A LANDMARK debate will be held in Parliament into the handling of the tragic case of Hartlepool toddler Katrice Lee who vanished three decades ago.
It comes as it was announced that Katrice’s sister Natasha Lee, now 38, and supporters will march on Downing Street to raise awareness on the anniversary.
And a reconstruction of the day Katrice disappeared from a British Army base in Paderborn, Germany, where her father Richard Lee was serving as a sergeant major, is also set to be aired on BBC1’s Crimewatch around the same time.
Hartlepool MP Iain Wright will speak in the House of Commons about the way in which the case of Katrice Lee has been dealt with.
It will be the first time the case has been debated in Parliament since she went missing in 1981.
The youngster’s family have said for years that they have been ignored by various Governments since the tragic day Katrice went missing on her second birthday, November 28, 1981.
Describing his elation at the news his case will be heard in Government, Richard, who lives off Stockton Road in Hartlepool, said: “It just feels that for so many years we have been treading water and now I feel as though I’ve been allowed on the springboard.
“We are moving closer to the light at the end of the tunnel.”
Retired postman Richard appeared in the Hartlepool Mail earlier in the year describing how his family had suffered “decades of silence” and a catalogue of unfairness and errors.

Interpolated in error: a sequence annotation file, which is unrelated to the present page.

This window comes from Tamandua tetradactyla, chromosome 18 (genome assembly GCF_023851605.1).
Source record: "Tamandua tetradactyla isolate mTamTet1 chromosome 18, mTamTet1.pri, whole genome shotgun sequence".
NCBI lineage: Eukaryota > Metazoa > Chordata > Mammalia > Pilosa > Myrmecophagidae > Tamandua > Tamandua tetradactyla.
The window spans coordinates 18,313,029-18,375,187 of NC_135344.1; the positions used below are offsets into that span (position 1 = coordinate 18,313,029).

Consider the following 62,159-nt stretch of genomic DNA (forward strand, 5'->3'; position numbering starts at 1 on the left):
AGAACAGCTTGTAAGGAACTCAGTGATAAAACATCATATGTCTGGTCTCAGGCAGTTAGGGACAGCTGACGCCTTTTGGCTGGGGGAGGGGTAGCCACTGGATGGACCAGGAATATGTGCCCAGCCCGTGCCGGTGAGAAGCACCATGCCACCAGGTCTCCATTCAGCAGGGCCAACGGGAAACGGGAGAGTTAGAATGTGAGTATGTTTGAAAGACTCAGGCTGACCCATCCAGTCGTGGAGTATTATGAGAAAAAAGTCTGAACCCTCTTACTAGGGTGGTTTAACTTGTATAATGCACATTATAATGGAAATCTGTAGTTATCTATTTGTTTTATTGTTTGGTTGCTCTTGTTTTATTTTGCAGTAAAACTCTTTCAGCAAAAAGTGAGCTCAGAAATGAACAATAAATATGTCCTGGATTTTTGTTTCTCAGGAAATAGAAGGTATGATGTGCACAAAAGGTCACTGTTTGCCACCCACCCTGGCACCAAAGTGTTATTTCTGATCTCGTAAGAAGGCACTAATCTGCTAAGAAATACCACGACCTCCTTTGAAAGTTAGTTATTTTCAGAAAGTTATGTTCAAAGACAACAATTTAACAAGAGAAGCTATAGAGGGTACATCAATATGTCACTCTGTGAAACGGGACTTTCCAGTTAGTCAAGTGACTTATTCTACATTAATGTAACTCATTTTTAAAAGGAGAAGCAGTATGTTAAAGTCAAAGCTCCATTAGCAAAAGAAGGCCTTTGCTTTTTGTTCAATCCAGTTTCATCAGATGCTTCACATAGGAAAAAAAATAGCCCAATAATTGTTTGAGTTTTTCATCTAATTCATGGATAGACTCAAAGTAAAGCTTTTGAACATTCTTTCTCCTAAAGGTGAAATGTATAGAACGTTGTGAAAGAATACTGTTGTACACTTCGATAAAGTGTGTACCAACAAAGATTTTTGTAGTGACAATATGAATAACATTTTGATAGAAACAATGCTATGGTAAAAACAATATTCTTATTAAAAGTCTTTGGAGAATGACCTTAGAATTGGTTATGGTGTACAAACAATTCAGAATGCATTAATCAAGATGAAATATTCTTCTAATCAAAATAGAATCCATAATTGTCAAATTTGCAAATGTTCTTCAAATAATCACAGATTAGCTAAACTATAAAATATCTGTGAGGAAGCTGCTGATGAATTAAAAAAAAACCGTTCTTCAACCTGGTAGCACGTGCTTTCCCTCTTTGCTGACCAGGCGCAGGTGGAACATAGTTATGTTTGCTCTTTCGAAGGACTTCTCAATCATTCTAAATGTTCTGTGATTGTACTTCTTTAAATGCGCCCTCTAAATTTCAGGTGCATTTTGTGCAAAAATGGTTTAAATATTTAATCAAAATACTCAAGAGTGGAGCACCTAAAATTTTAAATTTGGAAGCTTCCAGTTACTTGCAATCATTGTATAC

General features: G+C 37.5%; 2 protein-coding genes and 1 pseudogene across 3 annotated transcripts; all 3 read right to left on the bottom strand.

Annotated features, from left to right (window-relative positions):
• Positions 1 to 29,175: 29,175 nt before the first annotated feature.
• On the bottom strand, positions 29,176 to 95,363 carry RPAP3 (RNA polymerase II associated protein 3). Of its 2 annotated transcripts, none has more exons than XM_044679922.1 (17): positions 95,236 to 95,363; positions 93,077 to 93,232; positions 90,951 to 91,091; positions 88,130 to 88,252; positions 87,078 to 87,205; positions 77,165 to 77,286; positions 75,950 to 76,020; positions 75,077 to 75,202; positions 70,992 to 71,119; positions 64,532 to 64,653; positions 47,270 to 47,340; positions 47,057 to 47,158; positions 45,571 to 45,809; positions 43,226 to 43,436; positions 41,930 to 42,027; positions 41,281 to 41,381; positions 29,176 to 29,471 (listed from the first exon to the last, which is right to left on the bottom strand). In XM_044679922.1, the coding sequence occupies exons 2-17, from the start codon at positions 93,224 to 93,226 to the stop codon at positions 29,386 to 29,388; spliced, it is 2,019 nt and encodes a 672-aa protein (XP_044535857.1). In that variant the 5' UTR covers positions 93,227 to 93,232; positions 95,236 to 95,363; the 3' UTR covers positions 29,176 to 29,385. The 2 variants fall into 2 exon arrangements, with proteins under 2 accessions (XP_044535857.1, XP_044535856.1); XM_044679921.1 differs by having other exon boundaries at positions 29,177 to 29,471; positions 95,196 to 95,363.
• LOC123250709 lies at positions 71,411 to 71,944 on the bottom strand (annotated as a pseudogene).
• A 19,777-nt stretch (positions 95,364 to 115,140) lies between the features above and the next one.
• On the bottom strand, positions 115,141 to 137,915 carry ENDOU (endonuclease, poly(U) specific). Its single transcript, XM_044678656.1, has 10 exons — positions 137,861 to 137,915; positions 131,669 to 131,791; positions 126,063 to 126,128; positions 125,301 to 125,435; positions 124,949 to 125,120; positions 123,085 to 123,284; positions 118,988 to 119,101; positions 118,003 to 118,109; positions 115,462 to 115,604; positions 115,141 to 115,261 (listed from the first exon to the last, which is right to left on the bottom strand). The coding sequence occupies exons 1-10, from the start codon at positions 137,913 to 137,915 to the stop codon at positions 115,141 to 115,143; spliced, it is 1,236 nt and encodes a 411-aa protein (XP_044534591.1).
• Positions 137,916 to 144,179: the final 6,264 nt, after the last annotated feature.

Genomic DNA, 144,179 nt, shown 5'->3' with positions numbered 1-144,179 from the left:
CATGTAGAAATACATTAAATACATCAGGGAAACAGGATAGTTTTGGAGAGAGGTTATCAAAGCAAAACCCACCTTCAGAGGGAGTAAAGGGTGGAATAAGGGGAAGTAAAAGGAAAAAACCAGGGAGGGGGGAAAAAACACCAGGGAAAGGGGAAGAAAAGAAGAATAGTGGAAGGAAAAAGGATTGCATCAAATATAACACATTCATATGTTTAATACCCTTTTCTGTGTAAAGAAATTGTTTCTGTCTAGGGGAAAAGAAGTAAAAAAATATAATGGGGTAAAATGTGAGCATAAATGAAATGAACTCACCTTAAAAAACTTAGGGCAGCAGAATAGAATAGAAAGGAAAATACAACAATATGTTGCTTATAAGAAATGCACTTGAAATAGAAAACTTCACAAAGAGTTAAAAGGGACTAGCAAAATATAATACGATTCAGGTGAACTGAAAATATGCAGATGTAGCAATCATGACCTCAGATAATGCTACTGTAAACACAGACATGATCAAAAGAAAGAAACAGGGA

These included the family being denied case notes by the Royal Military Police after all these years.
And Richard revealed a neighbour who lived below the family in Germany at the time recently rang him to say the Royal Military Police had only just interviewed him - 31 years on.
Richard, who is divorced from Katrice’s mother Sharon, appeared in the Mail in April appealing for Prime Minister David Cameron to look into the case and meet with Sharon, as he has with the parents of missing Madeleine McCann.
But in May, Caroline Dinenage, the MP for Sharon, of Gosport, Hampshire, received a letter from Mr Cameron stating that after a meeting with the Royal Military Police the case was not going to be investigated any further.
Richard added: “I’m hoping someone will be able to stand up and be counted and say ‘yes I will take on this man’s fight, I will come on side with him and let’s move forward with things’.
“I feel as though thanks to Iain Wright now my voice is being heard.”
Mr Wright said: “Mr Lee has felt he hasn’t had any degree of real co-operation and feels he has been let down constantly for 30 years.
“I want the Ministry of Defence to own up in respect of some of the botched handling of the case in the earlier days and what can be done now.
“I want him to go away from the debate thinking I did everything possible on his behalf to make representations to the minister.”
Peter Luff, Parliamentary Under Secretary for Defence, Support and Technology, denied the family access to case files and said previously disclosure, even to a family member, could have a prejudicial effect on the investigation or any subsequent trial and it could breach data protection laws.